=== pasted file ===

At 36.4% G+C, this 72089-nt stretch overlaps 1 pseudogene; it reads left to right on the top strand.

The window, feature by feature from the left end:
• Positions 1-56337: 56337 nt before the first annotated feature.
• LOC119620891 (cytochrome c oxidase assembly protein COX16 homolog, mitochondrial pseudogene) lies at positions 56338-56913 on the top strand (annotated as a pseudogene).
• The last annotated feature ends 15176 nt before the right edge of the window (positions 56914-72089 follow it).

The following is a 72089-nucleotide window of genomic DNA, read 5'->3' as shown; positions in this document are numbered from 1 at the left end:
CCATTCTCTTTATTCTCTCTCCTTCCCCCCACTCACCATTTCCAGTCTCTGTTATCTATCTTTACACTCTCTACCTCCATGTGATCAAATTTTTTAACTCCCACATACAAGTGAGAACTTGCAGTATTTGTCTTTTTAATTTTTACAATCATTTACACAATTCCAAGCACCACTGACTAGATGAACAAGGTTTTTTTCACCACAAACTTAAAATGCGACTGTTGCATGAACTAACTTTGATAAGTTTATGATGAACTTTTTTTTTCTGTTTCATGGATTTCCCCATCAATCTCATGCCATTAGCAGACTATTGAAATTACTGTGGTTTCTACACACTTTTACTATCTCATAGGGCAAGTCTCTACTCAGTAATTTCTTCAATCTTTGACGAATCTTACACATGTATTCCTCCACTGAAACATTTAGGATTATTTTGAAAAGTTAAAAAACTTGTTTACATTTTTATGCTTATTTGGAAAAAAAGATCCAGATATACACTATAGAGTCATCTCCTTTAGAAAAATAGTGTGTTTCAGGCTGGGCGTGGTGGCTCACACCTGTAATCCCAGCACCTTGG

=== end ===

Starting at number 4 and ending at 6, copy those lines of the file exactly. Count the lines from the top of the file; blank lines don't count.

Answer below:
• LOC119620891 (cytochrome c oxidase assembly protein COX16 homolog, mitochondrial pseudogene) lies at positions 56338-56913 on the top strand (annotated as a pseudogene).
• The last annotated feature ends 15176 nt before the right edge of the window (positions 56914-72089 follow it).

The following is a 72089-nucleotide window of genomic DNA, read 5'->3' as shown; positions in this document are numbered from 1 at the left end: